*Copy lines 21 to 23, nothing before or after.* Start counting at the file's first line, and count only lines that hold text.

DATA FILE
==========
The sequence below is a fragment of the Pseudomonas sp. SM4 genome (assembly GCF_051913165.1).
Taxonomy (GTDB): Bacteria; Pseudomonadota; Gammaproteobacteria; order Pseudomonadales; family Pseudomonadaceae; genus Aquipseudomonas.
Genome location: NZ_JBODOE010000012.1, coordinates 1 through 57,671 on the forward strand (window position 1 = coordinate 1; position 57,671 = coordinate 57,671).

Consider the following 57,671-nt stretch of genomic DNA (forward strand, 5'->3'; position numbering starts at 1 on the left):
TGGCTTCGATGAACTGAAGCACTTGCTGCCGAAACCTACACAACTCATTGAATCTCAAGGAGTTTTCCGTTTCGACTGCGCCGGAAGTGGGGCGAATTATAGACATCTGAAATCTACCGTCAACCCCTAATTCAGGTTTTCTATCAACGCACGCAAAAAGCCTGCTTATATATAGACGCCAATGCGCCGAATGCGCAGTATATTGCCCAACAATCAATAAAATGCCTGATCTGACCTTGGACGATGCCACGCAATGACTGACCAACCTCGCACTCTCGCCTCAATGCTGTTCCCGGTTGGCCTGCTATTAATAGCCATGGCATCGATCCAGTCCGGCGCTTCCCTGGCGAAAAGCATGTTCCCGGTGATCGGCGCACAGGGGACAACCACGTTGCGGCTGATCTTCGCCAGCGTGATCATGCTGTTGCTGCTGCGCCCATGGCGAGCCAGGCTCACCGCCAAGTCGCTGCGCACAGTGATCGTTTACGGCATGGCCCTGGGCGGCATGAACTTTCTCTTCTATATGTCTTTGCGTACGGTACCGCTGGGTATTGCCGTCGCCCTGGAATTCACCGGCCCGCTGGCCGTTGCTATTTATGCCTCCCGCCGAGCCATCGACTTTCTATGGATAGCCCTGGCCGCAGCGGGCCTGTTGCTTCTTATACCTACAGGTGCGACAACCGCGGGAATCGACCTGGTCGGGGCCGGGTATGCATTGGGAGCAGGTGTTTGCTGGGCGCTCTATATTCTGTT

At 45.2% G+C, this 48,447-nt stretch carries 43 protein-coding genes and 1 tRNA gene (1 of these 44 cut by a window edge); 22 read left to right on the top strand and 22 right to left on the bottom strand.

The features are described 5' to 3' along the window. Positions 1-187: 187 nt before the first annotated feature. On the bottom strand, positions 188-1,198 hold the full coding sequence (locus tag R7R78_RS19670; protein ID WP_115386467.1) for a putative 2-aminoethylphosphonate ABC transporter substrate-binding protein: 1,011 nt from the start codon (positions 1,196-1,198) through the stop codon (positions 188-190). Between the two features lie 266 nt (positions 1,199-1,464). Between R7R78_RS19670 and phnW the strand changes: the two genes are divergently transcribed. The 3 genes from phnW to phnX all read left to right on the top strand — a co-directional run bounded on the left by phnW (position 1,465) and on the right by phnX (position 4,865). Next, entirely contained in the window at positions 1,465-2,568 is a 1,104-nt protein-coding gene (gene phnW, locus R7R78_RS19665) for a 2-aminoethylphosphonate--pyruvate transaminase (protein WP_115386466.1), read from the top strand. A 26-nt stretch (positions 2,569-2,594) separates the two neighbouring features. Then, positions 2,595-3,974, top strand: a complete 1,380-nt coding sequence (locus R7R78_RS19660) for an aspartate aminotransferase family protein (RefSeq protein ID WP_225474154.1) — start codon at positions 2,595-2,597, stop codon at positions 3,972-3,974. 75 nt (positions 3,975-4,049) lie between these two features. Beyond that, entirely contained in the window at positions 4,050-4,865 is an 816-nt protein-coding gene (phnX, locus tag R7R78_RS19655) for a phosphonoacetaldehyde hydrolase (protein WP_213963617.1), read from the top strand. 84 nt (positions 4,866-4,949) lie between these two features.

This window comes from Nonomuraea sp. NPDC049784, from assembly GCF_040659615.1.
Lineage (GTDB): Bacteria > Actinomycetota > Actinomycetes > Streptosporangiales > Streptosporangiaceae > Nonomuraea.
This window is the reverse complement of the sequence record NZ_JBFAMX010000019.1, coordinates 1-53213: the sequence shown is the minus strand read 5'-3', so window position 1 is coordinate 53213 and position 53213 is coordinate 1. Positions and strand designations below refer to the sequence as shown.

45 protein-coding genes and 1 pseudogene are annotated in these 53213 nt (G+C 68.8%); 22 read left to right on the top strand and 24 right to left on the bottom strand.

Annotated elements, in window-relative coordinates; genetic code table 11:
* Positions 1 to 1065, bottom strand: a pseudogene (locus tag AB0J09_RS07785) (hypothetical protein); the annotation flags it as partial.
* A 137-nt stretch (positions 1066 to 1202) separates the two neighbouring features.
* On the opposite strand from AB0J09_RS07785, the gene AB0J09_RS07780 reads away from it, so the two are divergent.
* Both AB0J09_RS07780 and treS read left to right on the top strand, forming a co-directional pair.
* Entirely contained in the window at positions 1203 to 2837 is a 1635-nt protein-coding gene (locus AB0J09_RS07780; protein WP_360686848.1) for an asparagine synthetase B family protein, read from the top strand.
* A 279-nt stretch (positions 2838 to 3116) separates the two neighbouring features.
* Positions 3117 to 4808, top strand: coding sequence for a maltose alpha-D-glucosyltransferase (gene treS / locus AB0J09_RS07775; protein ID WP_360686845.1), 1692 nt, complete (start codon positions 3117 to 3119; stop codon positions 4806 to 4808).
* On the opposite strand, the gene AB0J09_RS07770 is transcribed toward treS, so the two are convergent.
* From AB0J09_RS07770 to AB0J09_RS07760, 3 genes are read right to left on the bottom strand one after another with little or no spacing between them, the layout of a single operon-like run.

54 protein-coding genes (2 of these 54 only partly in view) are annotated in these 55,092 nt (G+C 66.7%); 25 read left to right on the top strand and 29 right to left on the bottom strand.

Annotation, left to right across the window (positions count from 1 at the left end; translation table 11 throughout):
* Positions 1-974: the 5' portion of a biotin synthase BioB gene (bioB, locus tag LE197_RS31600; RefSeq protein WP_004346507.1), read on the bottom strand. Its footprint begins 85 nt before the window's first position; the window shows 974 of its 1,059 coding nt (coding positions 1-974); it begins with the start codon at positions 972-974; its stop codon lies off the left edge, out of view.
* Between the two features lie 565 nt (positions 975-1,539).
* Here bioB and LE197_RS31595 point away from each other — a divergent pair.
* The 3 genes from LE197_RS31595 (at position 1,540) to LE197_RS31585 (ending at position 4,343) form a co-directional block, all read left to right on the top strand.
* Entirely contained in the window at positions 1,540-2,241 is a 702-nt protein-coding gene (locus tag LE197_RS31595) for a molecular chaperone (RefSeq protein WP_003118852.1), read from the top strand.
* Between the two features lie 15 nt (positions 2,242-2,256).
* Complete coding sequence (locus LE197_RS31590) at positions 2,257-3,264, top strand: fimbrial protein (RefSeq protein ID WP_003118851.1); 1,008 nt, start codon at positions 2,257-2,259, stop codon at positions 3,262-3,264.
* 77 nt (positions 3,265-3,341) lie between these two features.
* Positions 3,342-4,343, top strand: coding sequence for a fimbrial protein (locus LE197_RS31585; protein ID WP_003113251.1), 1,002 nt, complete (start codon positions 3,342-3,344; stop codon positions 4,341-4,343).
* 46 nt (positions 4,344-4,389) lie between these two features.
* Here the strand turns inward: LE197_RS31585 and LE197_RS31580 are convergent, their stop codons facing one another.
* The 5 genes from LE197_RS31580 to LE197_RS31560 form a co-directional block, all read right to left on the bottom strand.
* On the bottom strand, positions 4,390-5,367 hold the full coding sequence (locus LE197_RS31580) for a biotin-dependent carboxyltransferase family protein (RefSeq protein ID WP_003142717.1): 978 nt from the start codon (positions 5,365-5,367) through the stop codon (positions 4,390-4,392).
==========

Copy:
* From AB0J09_RS07770 to AB0J09_RS07760, 3 genes are read right to left on the bottom strand one after another with little or no spacing between them, the layout of a single operon-like run.

54 protein-coding genes (2 of these 54 only partly in view) are annotated in these 55,092 nt (G+C 66.7%); 25 read left to right on the top strand and 29 right to left on the bottom strand.

Annotation, left to right across the window (positions count from 1 at the left end; translation table 11 throughout):